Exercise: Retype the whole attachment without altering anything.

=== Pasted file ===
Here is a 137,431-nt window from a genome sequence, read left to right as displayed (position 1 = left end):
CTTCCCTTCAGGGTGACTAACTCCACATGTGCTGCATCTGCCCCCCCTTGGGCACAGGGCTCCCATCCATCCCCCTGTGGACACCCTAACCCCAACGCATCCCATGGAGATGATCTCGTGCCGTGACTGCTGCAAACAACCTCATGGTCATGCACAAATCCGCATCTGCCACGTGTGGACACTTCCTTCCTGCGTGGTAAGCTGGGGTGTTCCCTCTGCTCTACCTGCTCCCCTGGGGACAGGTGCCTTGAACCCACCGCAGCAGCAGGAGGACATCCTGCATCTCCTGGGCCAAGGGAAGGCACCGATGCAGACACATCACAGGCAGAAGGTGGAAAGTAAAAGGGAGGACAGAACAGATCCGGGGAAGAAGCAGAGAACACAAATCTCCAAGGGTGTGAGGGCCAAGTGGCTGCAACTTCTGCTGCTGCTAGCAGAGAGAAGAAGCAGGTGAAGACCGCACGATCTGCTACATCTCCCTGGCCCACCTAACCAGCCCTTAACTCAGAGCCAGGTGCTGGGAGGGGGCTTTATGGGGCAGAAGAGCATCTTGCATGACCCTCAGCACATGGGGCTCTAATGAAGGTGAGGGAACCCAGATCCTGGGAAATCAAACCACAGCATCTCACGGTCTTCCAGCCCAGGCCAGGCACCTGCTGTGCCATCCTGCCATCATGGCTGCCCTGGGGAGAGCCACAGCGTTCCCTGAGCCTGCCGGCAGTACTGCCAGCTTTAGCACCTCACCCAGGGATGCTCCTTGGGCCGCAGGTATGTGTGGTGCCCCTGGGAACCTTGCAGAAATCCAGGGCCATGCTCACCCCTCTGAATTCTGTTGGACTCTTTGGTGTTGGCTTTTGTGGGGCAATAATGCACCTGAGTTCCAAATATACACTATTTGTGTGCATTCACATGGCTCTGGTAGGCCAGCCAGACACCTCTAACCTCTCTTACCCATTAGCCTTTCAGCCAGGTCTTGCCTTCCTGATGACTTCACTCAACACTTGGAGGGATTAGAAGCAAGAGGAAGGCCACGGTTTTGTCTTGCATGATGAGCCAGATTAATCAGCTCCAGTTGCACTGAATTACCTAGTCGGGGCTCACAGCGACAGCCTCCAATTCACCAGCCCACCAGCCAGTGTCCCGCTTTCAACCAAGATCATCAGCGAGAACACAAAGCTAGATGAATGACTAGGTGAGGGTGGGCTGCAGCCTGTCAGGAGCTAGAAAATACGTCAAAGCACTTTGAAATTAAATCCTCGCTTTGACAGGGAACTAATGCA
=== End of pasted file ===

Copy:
Here is a 137,431-nt window from a genome sequence, read left to right as displayed (position 1 = left end):
CTTCCCTTCAGGGTGACTAACTCCACATGTGCTGCATCTGCCCCCCCTTGGGCACAGGGCTCCCATCCATCCCCCTGTGGACACCCTAACCCCAACGCATCCCATGGAGATGATCTCGTGCCGTGACTGCTGCAAACAACCTCATGGTCATGCACAAATCCGCATCTGCCACGTGTGGACACTTCCTTCCTGCGTGGTAAGCTGGGGTGTTCCCTCTGCTCTACCTGCTCCCCTGGGGACAGGTGCCTTGAACCCACCGCAGCAGCAGGAGGACATCCTGCATCTCCTGGGCCAAGGGAAGGCACCGATGCAGACACATCACAGGCAGAAGGTGGAAAGTAAAAGGGAGGACAGAACAGATCCGGGGAAGAAGCAGAGAACACAAATCTCCAAGGGTGTGAGGGCCAAGTGGCTGCAACTTCTGCTGCTGCTAGCAGAGAGAAGAAGCAGGTGAAGACCGCACGATCTGCTACATCTCCCTGGCCCACCTAACCAGCCCTTAACTCAGAGCCAGGTGCTGGGAGGGGGCTTTATGGGGCAGAAGAGCATCTTGCATGACCCTCAGCACATGGGGCTCTAATGAAGGTGAGGGAACCCAGATCCTGGGAAATCAAACCACAGCATCTCACGGTCTTCCAGCCCAGGCCAGGCACCTGCTGTGCCATCCTGCCATCATGGCTGCCCTGGGGAGAGCCACAGCGTTCCCTGAGCCTGCCGGCAGTACTGCCAGCTTTAGCACCTCACCCAGGGATGCTCCTTGGGCCGCAGGTATGTGTGGTGCCCCTGGGAACCTTGCAGAAATCCAGGGCCATGCTCACCCCTCTGAATTCTGTTGGACTCTTTGGTGTTGGCTTTTGTGGGGCAATAATGCACCTGAGTTCCAAATATACACTATTTGTGTGCATTCACATGGCTCTGGTAGGCCAGCCAGACACCTCTAACCTCTCTTACCCATTAGCCTTTCAGCCAGGTCTTGCCTTCCTGATGACTTCACTCAACACTTGGAGGGATTAGAAGCAAGAGGAAGGCCACGGTTTTGTCTTGCATGATGAGCCAGATTAATCAGCTCCAGTTGCACTGAATTACCTAGTCGGGGCTCACAGCGACAGCCTCCAATTCACCAGCCCACCAGCCAGTGTCCCGCTTTCAACCAAGATCATCAGCGAGAACACAAAGCTAGATGAATGACTAGGTGAGGGTGGGCTGCAGCCTGTCAGGAGCTAGAAAATACGTCAAAGCACTTTGAAATTAAATCCTCGCTTTGACAGGGAACTAATGCA